The Impossibility Of The Insanity Defense- Part 1

May 10 2014

On March 28, 2014, David Tarloff was found guilty of murdering a psychologist in a botched robbery. This was the third time Mr. Tarloff was put on trial for the crime. In 2010, Mr. Tarloff was declared unfit to proceed to trial during jury selection. Then in 2013, Judge McLaughlin declared a mistrial after the jury was unable to reach a verdict. The defense in the case was insanity. What makes this case interesting is the fact that many of my peers on both the defense side as well as the prosecution side concede that Mr. Tarloff is absolutely insane. However, being insane and being found not guilty by reason of insanity are very different things. The fact that Mr. Tarloff was convicted appears to me to be evidence that it is pretty much impossible to be acquitted nowadays for reasons of insanity. What follows is a short explanation as to why.

The idea of using insanity as a defense to murder has its roots in the traditional common-law. However, the modern concept of insanity as a legal defense started with a guy named Daniel M’Naghten. Mr. N’Naghten was a scotsman who was born sometime in 1813. He spent most of his life living an ordinary and non-assuming life. However, in 1843 Mr. M’Naghten began to suffer from delusions. Among these delusions were that British Prime Minister Robert Peel had been conspiring against him. Mr. M’Naghten acted on these delusions by shooting a person whom he thought was the Prime Minister at point-blank range. However, Mr. M’Naghten didn’t shoot the Prime Minister. Rather, he shot a person named Edward Drummond. Mr. Drummond was the Prime Minister’s secretary. Although Mr. Drummond’s injuries didn’t seem that severe at first, he eventually died. Mr. M’Naghten was subsequently tried for murder and was found not guilty by reason of insanity.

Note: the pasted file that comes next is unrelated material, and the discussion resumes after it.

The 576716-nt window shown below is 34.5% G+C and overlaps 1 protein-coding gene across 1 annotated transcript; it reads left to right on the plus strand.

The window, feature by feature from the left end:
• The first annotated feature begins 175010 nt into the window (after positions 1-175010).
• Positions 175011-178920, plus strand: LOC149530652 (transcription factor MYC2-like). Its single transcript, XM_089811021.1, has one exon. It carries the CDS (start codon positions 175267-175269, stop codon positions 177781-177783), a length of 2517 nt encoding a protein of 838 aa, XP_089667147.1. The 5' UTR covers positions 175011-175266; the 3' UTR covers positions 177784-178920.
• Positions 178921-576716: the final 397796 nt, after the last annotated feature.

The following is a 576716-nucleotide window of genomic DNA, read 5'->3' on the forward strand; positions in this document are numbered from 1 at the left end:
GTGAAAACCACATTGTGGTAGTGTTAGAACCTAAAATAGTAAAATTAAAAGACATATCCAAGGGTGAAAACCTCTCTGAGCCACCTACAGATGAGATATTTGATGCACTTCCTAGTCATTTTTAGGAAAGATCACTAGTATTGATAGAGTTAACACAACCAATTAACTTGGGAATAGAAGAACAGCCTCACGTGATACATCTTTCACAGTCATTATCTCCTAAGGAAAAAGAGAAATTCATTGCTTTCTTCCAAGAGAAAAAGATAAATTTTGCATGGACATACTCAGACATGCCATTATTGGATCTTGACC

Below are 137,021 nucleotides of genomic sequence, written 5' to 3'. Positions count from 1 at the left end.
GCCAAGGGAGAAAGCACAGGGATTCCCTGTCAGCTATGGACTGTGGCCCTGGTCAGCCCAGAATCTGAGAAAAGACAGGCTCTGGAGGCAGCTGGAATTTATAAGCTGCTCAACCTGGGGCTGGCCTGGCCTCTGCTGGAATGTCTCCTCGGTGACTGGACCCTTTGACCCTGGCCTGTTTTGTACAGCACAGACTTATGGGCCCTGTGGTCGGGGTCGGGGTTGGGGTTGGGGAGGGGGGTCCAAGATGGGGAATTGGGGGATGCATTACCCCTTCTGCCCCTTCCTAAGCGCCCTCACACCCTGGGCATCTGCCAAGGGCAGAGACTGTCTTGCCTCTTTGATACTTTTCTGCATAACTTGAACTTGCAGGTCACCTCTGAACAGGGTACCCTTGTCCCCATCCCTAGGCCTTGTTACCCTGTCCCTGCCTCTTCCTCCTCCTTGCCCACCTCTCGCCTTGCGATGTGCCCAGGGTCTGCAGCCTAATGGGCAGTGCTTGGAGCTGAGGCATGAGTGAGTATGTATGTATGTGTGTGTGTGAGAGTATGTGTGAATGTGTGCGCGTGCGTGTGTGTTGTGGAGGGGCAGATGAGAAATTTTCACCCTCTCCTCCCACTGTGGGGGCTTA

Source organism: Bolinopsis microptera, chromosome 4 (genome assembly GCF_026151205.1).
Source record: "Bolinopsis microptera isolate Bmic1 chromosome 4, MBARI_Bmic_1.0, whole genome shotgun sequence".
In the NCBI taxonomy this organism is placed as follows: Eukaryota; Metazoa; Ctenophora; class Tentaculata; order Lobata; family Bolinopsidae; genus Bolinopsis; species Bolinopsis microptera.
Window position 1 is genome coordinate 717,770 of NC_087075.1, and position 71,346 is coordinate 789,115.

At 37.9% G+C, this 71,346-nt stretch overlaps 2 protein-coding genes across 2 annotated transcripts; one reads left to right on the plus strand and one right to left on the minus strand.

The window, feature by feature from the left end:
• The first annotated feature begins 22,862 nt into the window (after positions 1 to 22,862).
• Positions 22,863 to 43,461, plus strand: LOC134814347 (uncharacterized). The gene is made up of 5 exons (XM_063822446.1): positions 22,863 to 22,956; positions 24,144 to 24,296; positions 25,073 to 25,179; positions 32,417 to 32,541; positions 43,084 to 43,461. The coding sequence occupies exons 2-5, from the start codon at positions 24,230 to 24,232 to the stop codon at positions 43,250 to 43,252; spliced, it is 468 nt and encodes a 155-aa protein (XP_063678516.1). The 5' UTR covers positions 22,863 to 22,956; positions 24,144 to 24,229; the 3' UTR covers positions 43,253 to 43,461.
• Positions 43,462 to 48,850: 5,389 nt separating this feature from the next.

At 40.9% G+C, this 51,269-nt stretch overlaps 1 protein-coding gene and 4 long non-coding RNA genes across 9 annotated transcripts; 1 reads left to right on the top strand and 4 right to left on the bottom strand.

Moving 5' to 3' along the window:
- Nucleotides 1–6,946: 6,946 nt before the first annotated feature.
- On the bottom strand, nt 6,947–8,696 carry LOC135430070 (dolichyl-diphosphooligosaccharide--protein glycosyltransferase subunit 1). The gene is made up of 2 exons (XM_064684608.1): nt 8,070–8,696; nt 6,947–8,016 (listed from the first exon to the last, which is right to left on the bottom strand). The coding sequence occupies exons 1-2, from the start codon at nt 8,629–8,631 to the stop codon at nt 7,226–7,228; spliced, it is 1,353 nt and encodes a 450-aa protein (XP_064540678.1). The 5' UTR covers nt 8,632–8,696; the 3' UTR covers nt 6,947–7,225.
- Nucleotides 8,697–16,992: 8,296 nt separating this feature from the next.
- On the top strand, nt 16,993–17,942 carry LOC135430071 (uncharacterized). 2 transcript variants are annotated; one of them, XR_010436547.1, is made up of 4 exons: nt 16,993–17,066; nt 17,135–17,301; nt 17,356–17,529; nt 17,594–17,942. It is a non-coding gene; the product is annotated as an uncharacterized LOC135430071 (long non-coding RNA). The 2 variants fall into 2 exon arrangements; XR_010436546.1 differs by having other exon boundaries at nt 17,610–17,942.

Even though Mr. M’Naghten was forced to spend the rest of his life confined in a sanitarium, England was in an uproar as a result of this acquittal. As a result, a series of judges convened and came up with how and when the insanity defense should be applied in situations in which the accused asserts the defense. The result were the famous (at least in the legal community) “M’Naghten Rules.” The M’Naghten rules basically find that there is a presumption of sanity, unless the defense can convince a jury that at the time of committing the act, the accused was inflicted with such a defect of reason, from disease of the mind, as not to know the nature and quality of the act he was doing or that he did not know what he was doing was wrong. This rule became very influential and is used in many states, including New York.

For the most part, all was quiet with regard to the insanity defense. It was a defense often used, but it’s success rate was not that high. However, it did succeed as a defense about 2% of the time. However, that all changed in 1981. In that year, John Hinckley Jr. became obsessed with Jodie Foster. His efforts to court the famous actress went unnoticed. In an effort to grab Ms. Foster’s attention, Mr. Hinckley decided to assassinate President Reagan. This was apparently an homage to the 1976 film “Taxi Driver” in which Ms. Foster appeared. Mr. Hinckley was acquitted in 1982 after a jury found he was insane at the time of the crime. There was another public outrage. This culminated in 1984 when Congress literally rewrote the insanity defense. Many other states followed suit and some states even banned the defense altogether.

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